John Kenneth Galbraith

Money. "In all of the panics there were recognizable constants. First came an expansion in business activity. This usually centered on some dominant form of investment . . . Then, as time passed, expansion gave way to speculation . . . The banks, needless to say, provided the money that financed the speculation that in each case preceded the crash."1a

"Could it all be better? The answer is yes.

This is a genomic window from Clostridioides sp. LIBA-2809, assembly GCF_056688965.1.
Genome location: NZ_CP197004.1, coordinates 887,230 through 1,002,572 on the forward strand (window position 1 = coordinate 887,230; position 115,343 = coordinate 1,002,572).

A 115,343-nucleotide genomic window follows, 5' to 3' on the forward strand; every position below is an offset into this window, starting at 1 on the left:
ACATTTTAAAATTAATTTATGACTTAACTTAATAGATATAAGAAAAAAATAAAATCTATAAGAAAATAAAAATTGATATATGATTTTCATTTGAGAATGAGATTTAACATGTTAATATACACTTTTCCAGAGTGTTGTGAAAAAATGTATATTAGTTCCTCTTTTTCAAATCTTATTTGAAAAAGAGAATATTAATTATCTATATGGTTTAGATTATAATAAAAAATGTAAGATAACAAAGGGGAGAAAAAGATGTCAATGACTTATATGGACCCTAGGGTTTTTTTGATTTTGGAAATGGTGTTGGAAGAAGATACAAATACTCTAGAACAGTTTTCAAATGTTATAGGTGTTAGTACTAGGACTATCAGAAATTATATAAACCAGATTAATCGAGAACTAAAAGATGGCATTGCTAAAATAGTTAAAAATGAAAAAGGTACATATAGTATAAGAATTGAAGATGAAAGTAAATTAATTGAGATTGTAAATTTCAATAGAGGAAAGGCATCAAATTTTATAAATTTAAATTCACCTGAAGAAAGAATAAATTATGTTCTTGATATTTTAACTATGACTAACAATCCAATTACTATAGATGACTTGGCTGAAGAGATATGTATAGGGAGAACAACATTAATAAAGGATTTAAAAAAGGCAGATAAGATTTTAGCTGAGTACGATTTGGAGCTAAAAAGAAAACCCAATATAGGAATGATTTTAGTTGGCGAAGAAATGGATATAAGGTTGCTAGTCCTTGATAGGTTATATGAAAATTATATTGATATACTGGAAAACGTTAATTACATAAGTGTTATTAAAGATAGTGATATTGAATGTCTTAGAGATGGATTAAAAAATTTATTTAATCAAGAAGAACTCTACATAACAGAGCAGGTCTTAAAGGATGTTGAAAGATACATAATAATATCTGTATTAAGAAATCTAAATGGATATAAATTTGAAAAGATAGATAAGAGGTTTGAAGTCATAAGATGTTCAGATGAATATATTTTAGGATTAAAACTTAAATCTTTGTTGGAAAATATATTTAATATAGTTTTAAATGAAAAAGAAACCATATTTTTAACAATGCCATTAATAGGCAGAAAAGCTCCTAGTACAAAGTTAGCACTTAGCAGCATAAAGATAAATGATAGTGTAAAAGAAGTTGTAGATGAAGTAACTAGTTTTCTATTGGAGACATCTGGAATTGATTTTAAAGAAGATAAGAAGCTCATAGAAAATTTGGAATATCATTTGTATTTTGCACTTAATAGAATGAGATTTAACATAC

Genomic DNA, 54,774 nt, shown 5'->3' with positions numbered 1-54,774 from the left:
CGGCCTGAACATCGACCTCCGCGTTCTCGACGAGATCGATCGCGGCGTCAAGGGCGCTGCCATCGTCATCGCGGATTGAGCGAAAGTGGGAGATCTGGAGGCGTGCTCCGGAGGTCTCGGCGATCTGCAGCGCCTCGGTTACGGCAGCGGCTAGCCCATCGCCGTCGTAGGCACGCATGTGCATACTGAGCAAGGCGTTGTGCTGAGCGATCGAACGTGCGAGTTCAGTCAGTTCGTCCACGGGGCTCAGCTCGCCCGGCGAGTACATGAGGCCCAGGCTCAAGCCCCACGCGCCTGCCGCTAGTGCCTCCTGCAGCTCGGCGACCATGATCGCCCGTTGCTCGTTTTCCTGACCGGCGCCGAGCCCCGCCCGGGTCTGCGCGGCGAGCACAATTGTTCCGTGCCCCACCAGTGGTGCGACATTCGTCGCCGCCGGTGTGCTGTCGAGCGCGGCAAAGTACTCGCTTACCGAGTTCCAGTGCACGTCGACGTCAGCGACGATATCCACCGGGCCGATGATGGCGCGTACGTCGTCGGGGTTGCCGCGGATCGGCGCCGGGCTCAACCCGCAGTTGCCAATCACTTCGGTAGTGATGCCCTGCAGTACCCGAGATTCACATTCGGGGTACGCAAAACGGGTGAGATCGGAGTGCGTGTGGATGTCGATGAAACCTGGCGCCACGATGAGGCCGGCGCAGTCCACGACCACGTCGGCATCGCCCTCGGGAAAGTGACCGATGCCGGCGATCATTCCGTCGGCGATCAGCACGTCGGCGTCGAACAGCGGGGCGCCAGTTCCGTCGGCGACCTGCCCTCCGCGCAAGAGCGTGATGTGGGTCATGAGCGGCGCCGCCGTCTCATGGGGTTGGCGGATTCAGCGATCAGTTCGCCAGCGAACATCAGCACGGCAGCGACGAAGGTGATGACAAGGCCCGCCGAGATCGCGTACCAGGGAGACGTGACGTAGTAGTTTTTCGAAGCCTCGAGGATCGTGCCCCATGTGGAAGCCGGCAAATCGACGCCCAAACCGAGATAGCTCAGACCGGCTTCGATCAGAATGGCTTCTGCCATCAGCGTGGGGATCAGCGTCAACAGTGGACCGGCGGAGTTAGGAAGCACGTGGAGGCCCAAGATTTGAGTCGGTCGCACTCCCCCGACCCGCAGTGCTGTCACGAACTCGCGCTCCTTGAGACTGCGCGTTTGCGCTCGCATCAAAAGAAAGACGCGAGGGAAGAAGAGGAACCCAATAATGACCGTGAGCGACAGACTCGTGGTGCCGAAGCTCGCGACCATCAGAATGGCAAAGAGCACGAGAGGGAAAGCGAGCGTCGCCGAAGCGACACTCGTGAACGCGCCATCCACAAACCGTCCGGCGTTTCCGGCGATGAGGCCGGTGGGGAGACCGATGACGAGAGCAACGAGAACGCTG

Proof begins with the people who manage money. If anything is evident from this history, it is that the task attracts a very low level of talent . . . Inadequacy is protected further . . . by the fact that failure is not always at cost to those responsible."1b


1 John Kenneth Galbraith (1908-2006). Money. Whence It Came, Where It Went. Revised ed. John Kenneth Galbraith, 1975, 1995. New York, NY: Houghton Mifflin Company.
a The Price, at 106-113.
b Afterword, at 310.